I’m someone who travels frequently for work. From adventures across the Atlantic to long-haul flights to China and beyond, it can feel like I spend most of my time in planes, trains and automobiles.
And whilst I can appreciate nostalgia for the public transport of yesteryear – the golden age of steam locomotives and such – I relish every technological advancement that changes the way we travel.
A feeling of mild dread envelops me every time I see an older electric train trundling down the tracks. You know, the ones where you manually yank the window down and lean through it to open the door from the outside when you wish to disembark. I used to ride one of those slam door trains to school every day where it was common practice to open the door before the train fully stopped and leap out while trying not to fall over. I emit a mirthless chuckle each time I’m stuck behind a Gen Zer – AirPods in ear – looking completely perplexed at the lack of an illuminated button to press.
Give me a Siemens Class 700 Thameslink train any day!
Unveiled in 2016, there have been 115 units built for use on the London Thameslink network with the 12-carriage trains capable of carrying up to 1,750 people – the equivalent of 21 double-decker buses!
Whilst the additional capacity is undoubtedly a welcome feat of commuter-focused design, it is the display screens that set it apart for me. Once aboard, you are greeted by a digital “Train Loading Indicator” – a colour-coded illustrative depiction of the carriages, categorised by “Plenty of Seats”, “Carriage Half Full”, “Standing Room Only” and “Carriage Full”.
The screen flits between the indicator and a service overview for the London Underground, making it invaluable for time-pressured travellers with limited smartphone connectivity or room to breathe.
In a similar vein, I’m sure that the ease of airplane travel will be unrecognisable in the years to come. In fact, there has been speculation for a few years now that microchip implants may one day replace passports altogether.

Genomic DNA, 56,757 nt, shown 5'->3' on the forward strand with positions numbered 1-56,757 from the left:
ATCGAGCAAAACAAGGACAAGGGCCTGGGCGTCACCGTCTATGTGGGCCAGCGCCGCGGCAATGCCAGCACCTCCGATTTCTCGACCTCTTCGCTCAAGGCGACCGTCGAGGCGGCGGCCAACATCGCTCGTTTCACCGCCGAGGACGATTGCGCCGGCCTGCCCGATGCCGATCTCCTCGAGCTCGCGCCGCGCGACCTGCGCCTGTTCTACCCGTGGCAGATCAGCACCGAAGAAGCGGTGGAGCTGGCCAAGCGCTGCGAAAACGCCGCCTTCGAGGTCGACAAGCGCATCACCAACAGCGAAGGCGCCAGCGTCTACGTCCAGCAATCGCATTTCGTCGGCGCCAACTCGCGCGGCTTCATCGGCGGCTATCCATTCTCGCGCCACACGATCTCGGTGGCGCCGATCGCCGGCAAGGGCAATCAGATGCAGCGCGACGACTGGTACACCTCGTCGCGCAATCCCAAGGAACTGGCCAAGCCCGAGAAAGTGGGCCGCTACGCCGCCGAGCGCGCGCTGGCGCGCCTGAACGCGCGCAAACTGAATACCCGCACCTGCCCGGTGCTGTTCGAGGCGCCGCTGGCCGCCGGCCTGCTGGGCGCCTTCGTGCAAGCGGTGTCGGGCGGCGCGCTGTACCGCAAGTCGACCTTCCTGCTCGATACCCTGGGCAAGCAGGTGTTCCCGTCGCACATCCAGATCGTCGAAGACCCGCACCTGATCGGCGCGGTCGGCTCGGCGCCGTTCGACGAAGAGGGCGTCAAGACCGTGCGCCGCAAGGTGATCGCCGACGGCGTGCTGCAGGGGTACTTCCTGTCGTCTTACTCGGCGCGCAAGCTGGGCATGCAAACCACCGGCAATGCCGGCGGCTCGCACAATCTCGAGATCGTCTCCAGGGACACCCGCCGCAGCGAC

All modern EU passports have near-field communication (NFC) chips built in which allow for the speedy verification of the passport holder. However, these are far from reliable – mine stopped working after a mere couple of months, leaving me doomed to stand in line waiting for human verification, until I relent and endure the frustratingly slow bureaucracy of applying for a new one, that is!
Back in 2016, Swedish-based tech entrepreneur, Andreas Sjöström, conducted an experiment with Scandinavian Airlines at Arlanda Airport in Stockholm which took the application of this technology to the next level. Following the implantation of a near-field communication (NFC) chip beneath the skin on his hand, Sjöström passed through security, the airport lounge and the gate with minimal fuss and without a traditional boarding pass. The NFC chip contained his Scandinavian Airlines EuroBonus member ID, which was recognised by a series of readers en route to the aircraft.
His video detailing the experiment – complete with footage of the bloody implantation procedure which I wouldn’t recommend for the squeamish – has over 108k views on YouTube. In contrast, his follow-up vlog from December 2017 has only 6.6k views. And yet, it’s the latter that I am by far the most interested in.
Here, Sjöström essentially denounces the very technology that garnered him so much attention two years prior. Entitled “NFC chip implants are a bad idea”, he succinctly outlines the five core reasons why he wouldn’t recommend the adoption of chips for travel purposes: